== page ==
The celebration at the Paytons, who near West Chicago, also honored of the unknown donor who provided Owen with a new heart.

“Every day, we’re thankful and grateful,” said Christina Payton, Owen’s mother. “We’re just celebrating life today.”

Payton said the family doesn’t know who the donor is, but they will be writing a letter to the transplant center where Owen received the heart.

They hope to contact the donor’s family to express their gratitude.

The Payton family is also planning to plant a tree in their backyard this weekend in honor of the donor.

On Friday, the crimson king maple sat in their yard, with three heart balloons attached to it.

Owen was on a heart transplant list for more than two years — after he had already undergone three open heart surgeries since being born with multiple congenital heart defects.

He was placed on the transplant waiting list in March 2012, after being previously diagnosed with protein-losing enteropathy.

Doctors told the family to be prepared to get a phone call anytime if a good heart became available.

“The team said, ‘You need to be ready and have your bags packed,'” Payton said. “To be quite honest, we weren’t ready. We weren’t prepared. We thought we wouldn’t get the call, so we didn’t pack any bags.

“For two years, every day, we had to live by the phone.”

Then, the call came.

Owen was at school, and his parents were at work, but they rushed to Lurie Children’s Hospital in Chicago. After some last-minute preparations, Owen’s heart transplant took place the next day.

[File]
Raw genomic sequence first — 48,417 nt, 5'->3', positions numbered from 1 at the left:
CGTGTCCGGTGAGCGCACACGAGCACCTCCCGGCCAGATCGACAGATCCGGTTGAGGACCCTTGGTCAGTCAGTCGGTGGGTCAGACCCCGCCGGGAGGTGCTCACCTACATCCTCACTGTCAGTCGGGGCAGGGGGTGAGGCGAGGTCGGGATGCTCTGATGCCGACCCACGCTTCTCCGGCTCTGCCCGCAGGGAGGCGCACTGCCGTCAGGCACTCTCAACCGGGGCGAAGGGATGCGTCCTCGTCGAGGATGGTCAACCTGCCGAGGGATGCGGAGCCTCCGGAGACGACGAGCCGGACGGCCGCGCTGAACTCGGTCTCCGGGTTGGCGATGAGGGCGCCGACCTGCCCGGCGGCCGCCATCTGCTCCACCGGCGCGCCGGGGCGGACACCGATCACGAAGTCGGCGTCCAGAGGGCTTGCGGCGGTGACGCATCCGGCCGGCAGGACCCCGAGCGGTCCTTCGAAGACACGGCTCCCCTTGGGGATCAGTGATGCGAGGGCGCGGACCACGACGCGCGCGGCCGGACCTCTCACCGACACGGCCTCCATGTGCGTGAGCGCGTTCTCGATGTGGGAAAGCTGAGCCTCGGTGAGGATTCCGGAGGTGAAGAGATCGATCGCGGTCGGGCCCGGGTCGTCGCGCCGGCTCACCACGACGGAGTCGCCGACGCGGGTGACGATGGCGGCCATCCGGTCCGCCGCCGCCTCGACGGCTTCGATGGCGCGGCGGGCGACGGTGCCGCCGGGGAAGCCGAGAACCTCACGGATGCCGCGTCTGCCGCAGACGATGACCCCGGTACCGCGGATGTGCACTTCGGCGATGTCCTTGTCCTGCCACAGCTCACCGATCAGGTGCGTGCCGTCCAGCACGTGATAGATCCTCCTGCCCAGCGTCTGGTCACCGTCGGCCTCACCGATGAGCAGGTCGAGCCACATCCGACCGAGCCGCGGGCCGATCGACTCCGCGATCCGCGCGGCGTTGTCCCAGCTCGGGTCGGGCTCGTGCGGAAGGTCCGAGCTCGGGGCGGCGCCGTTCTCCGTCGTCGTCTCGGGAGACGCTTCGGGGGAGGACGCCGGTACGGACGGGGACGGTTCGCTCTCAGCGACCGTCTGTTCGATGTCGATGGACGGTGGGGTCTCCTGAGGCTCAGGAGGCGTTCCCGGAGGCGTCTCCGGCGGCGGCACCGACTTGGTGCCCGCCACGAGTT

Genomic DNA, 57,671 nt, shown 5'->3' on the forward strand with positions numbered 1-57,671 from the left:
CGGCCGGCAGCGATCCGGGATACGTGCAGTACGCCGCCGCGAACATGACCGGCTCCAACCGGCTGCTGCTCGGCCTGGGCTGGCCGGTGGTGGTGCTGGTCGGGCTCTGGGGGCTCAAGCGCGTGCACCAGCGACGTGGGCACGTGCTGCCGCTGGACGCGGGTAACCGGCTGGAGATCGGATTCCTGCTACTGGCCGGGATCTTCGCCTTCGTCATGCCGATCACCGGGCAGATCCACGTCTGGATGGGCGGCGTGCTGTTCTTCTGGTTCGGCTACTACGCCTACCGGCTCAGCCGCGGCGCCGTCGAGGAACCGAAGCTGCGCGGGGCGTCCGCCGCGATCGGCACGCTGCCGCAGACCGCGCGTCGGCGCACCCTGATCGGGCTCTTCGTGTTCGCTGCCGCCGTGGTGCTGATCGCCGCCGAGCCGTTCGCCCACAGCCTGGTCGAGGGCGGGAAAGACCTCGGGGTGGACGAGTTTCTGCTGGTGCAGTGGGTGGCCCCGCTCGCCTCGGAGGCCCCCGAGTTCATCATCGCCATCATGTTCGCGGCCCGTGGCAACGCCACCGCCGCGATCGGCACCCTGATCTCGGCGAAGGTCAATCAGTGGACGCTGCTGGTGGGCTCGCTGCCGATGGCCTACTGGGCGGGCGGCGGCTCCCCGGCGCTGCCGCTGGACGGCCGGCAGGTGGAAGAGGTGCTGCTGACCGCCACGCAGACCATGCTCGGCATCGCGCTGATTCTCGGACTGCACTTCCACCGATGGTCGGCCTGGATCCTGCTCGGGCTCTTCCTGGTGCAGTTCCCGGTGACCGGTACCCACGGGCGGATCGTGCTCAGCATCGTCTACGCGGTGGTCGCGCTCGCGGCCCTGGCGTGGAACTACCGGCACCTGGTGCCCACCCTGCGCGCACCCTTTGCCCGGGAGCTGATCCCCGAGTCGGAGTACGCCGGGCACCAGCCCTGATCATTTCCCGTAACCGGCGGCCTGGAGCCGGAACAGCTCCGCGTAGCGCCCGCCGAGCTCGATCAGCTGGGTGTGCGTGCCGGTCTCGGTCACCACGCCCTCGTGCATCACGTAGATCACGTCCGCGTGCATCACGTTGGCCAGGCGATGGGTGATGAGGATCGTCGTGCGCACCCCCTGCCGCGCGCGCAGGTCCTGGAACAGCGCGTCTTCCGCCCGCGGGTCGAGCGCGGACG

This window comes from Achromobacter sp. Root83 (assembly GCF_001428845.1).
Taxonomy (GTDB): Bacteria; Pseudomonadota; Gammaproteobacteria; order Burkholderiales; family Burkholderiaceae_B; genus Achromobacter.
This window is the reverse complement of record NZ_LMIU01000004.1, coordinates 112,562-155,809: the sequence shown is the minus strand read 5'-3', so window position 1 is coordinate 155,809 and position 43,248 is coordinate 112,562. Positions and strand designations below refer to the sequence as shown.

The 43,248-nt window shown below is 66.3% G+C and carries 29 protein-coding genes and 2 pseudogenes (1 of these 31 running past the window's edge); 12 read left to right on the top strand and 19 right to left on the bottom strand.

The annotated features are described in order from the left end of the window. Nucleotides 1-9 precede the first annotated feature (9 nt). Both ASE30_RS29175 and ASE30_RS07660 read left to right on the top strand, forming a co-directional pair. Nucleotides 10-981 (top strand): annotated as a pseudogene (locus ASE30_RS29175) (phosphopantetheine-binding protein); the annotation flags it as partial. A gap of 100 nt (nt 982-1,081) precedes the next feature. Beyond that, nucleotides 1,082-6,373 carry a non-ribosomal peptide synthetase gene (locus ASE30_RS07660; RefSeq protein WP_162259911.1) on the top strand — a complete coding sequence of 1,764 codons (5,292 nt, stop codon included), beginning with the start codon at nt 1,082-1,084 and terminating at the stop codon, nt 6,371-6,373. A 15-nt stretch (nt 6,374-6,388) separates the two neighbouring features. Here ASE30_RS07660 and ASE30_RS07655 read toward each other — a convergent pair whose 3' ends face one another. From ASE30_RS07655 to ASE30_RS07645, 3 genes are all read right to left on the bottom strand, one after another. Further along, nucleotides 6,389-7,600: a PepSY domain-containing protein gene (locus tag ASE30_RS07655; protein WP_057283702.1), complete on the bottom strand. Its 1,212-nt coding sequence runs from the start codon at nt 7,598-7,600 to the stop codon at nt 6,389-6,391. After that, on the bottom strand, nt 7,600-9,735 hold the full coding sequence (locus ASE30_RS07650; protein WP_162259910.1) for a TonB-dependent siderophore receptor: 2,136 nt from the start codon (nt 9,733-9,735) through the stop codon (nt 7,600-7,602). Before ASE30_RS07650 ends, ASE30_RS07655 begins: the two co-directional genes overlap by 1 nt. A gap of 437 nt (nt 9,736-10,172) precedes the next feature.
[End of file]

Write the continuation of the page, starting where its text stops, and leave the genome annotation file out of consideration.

And since then, he’s been doing great, his mom says.

“It’s been a blessing.”

10 years later, Ferrysburg girl still thriving after triple organ transplant – Fox17

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POSTED 6:30 PM, MAY 8, 2015, BY , UPDATED AT 11:16PM, MAY 8, 2015

FERRYSBURG, Mich., — Next month, Jasmine Dombroswki will turn twelve, but she is already celebrating another special milestone. Ten years ago, the fifth-grader underwent triple organ transplant surgery, receiving a new liver, small bowel and pancreas.

“Chances of getting that, just aren’t good. Being able to get all three of them for an infant, that would fit her as well and her blood type…But it worked, so we got really lucky,” said Stacy Allen, Jasmine’s mother. “Now it’s 10 years later and she’s still doing perfect, with no signs of rejection in any three of her organs.

Jasmine was born two months premature, weighing just over two pounds. Within weeks of the delivery, her mother learned Jasmine had developed Necrotizing Enterocolitis, a condition that caused portions of the bowel to die and need to be removed.

“She had to have so much of hers taken out that she needed to have a transplant,” explained Allen. “When we were sent home, she was on the transplant list.”

After five and half months in the neonatal intensive care unit (NICU) at Helen DeVos Children’s Hospital, the family had to now wait for the call that could save Jasmine’s life. It came on January, 17, 2005, when Jasmine was exactly one and a half years old.

The family flew to Omaha where Jasmine underwent surgery at the University of Nebraska Medical Center. The family has since learned the donor was a little boy, but due to transplant protocol, much of the other information, including his identity has been kept anonymous.